What is the Best? Judging the Judges.

Sir John Thomas has been announced as  the new Lord Chief Justice, taking over from Lord Judge in October. He will undoubtedly be an excellent appointment – intelligent, experienced, clear, decisive – but despite this there has been widespread comment that he is a white middle-aged man, and as such should have been passed over in favour of Lady Justice Hallett (a woman), or a suitable candidate from the BME community. There was similar comment when Lady Hale failed to be appointed President of the Supreme Court, missing out to Lord Neuberger.

Much the same points are raised when judges are appointed in the lower courts, or when QCs are picked. Why are there so many white middle-aged men? Should we balance things up a bit?

This brings up a number of interesting questions. The first is whether the selection is unfair because the process is biased against other candidates. Once upon a time when selection was based on the tap on the shoulder this was almost certainly the case. Now, when the process is full of “person specifications” and structured interviews and so on it is much less likely, and although still possible, I think that most observers would say that, by and large, the best candidates are selected.

So the second question is whether this is because inadequate numbers of suitably qualified other candidates apply. The answer is almost certainly yes. The reason is historical. Candidates for the judiciary are generally in their fifties, having spent many years building up the experience and knowledge that the post requires. Sir John Thomas is 65, and Lady Hallett 63, reflecting the elevated level of the post. They would have entered the profession in the early 1970s, when virtually all barristers and indeed most solicitors were white men. I remember how unusual it was to appear before a female judge when I started my career in the late 1970s, and can only recall Elizabeth Butler-Sloss, who sat as a Registrar in the Family Division. It has taken many years for women, and for members of the ethnic communities, to take their places as lawyers. The reason for this is something for another day. But the result has been that while there are almost equal numbers of men and women joining the profession now, there are still only 5 female members of the Court of Appeal (out of 38). It takes time for the candidates to work through, and only now are the numbers getting at all representative. In the next appointment of 4 members, to replace forthcoming retirements, there will be 2 men and 2 women. In the lower judiciary things are much more even, with virtually equal appointments of male and female District Judges. But a significant inequality remains at the top.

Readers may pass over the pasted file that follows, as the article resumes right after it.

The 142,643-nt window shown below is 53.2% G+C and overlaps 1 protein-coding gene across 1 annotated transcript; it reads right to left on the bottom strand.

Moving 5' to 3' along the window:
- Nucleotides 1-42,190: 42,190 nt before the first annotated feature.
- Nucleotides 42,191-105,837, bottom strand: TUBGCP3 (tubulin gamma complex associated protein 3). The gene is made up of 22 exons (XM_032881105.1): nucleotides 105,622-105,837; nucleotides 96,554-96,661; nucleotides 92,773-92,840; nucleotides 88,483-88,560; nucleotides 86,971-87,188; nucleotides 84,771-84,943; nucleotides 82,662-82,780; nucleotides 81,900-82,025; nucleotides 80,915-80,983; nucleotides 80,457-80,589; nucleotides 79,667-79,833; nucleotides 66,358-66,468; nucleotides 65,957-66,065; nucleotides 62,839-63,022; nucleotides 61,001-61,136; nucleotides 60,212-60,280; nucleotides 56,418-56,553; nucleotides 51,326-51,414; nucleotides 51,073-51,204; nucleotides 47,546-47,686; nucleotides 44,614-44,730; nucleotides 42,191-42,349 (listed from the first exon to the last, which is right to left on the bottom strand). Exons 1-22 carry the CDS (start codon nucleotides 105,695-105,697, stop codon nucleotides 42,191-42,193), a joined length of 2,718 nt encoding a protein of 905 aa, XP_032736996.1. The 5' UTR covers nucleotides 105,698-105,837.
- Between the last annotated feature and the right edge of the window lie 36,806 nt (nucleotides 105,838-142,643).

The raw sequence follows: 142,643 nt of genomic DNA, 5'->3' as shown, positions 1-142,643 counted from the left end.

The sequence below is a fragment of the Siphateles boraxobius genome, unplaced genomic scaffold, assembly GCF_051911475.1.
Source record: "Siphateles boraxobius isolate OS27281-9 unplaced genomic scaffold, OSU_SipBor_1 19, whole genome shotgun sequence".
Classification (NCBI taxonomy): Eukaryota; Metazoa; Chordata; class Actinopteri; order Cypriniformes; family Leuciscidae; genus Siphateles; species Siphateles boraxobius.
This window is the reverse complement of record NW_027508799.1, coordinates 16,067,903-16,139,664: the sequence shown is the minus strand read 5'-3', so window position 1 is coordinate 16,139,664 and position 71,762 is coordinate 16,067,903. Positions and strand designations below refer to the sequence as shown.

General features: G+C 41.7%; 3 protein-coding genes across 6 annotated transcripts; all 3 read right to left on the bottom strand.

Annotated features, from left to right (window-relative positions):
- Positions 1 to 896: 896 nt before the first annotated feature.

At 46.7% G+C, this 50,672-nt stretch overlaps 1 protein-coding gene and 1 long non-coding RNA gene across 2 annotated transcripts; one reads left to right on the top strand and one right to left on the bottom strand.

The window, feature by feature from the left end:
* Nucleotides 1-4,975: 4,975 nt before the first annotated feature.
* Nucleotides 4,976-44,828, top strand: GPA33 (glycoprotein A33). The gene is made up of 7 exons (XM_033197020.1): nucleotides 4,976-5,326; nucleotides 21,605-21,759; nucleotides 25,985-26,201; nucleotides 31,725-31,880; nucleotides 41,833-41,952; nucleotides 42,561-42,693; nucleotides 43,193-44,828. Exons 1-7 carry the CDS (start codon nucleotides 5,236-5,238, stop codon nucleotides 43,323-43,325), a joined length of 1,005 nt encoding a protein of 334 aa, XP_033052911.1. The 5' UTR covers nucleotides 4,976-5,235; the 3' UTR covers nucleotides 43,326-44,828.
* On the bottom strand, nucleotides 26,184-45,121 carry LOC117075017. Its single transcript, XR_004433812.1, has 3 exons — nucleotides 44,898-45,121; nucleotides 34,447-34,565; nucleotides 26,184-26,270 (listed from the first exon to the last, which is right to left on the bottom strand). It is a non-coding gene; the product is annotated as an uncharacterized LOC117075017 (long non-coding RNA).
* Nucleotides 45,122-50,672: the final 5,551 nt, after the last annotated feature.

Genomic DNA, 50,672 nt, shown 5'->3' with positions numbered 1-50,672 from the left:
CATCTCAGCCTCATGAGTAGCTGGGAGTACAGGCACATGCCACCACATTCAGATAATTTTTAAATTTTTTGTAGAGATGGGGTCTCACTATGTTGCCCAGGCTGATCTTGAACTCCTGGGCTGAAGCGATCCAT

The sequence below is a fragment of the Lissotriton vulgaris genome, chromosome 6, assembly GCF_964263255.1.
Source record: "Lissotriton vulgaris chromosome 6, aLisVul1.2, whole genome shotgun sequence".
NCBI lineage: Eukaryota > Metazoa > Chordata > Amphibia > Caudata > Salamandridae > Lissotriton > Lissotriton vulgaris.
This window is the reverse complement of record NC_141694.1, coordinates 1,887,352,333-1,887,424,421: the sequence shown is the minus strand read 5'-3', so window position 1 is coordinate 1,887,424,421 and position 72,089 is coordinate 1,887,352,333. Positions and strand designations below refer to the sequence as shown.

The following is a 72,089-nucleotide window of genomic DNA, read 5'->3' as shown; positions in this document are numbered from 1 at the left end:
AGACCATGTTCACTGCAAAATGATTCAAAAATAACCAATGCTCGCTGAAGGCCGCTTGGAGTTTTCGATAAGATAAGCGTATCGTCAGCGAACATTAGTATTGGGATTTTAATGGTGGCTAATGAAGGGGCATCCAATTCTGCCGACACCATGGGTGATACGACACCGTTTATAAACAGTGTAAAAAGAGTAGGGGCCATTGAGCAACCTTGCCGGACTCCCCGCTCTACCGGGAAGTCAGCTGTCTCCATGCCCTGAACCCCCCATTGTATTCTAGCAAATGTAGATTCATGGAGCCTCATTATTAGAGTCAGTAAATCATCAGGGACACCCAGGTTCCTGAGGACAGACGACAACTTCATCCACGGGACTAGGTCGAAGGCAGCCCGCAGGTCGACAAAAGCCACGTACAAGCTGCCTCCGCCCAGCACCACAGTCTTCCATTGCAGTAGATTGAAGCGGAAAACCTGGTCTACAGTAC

Moving on from there some people ask what can be done to even things up. Are there aspects of a legal career and judicial preparation that are discouraging for a woman or somebody from a minority community? Can these be changed? Is child-care an issue? Or discrimination? Is it more difficult to get a tenancy as a barrister, or a partnership as a solicitor? And should there be a quota for future appointments? How long should the present unsatisfactory balance be allowed to remain?

Others ask however whether this is a real issue. If the selection process is fair, and we appoint the best candidates, then in due course we will reach a better balance, if not equality. It may take years, but the alternative is to appoint a candidate who is rated as inferior to the best, solely because of their race or gender. Is that right? Isn’t it degrading and insulting to those appointed, and indeed to all women and minorities appointed, who will look as if they have only got there because of a quota? And won’t the public suffer because second-rate candidates are being put on the bench for “PC” reasons?

Against that you may say that although the Supreme Court and Court of Appeal, and the judiciary generally are not appointed to represent the public in any precise way, such as having the same mix of political views as the electorate hold, they do represent the public, and the state, in a more general way, and if a significant part of the population is unrepresented, or severely under-represented, then this says to parts of the community that they don’t count, and that matters. Furthermore, it removes certain areas of expertise and knowledge from the bench, which is less effective as a result.

This article isn’t going to produce the answer to these difficult questions. The purpose is to make it clear that the questions are difficult, and that simple solutions don’t work. The best solution is probably a combination of nudging, mentoring, and time. It isn’t something that can be changed overnight. And nor should it. We do after all want the best. Whatever that is.